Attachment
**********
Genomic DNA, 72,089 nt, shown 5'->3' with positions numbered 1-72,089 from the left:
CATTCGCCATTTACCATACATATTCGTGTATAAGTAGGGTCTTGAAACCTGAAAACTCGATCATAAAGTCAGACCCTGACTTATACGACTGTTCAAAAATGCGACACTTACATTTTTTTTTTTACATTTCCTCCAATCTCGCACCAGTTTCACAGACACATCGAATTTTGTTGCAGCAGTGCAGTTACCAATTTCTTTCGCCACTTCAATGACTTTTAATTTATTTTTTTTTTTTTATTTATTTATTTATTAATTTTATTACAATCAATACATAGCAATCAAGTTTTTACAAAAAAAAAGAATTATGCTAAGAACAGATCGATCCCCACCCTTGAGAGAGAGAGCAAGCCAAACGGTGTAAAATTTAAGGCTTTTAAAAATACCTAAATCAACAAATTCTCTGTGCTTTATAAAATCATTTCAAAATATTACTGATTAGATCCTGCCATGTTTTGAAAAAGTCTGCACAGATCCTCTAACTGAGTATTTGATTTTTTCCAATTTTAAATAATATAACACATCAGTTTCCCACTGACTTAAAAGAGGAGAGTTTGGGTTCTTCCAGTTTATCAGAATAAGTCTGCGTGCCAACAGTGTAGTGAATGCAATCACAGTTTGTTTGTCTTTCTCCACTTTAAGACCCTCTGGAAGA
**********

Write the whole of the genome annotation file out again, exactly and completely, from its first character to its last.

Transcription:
Genomic DNA, 72,089 nt, shown 5'->3' with positions numbered 1-72,089 from the left:
CATTCGCCATTTACCATACATATTCGTGTATAAGTAGGGTCTTGAAACCTGAAAACTCGATCATAAAGTCAGACCCTGACTTATACGACTGTTCAAAAATGCGACACTTACATTTTTTTTTTTACATTTCCTCCAATCTCGCACCAGTTTCACAGACACATCGAATTTTGTTGCAGCAGTGCAGTTACCAATTTCTTTCGCCACTTCAATGACTTTTAATTTATTTTTTTTTTTTTATTTATTTATTTATTAATTTTATTACAATCAATACATAGCAATCAAGTTTTTACAAAAAAAAAGAATTATGCTAAGAACAGATCGATCCCCACCCTTGAGAGAGAGAGCAAGCCAAACGGTGTAAAATTTAAGGCTTTTAAAAATACCTAAATCAACAAATTCTCTGTGCTTTATAAAATCATTTCAAAATATTACTGATTAGATCCTGCCATGTTTTGAAAAAGTCTGCACAGATCCTCTAACTGAGTATTTGATTTTTTCCAATTTTAAATAATATAACACATCAGTTTCCCACTGACTTAAAAGAGGAGAGTTTGGGTTCTTCCAGTTTATCAGAATAAGTCTGCGTGCCAACAGTGTAGTGAATGCAATCACAGTTTGTTTGTCTTTCTCCACTTTAAGACCCTCTGGAAGA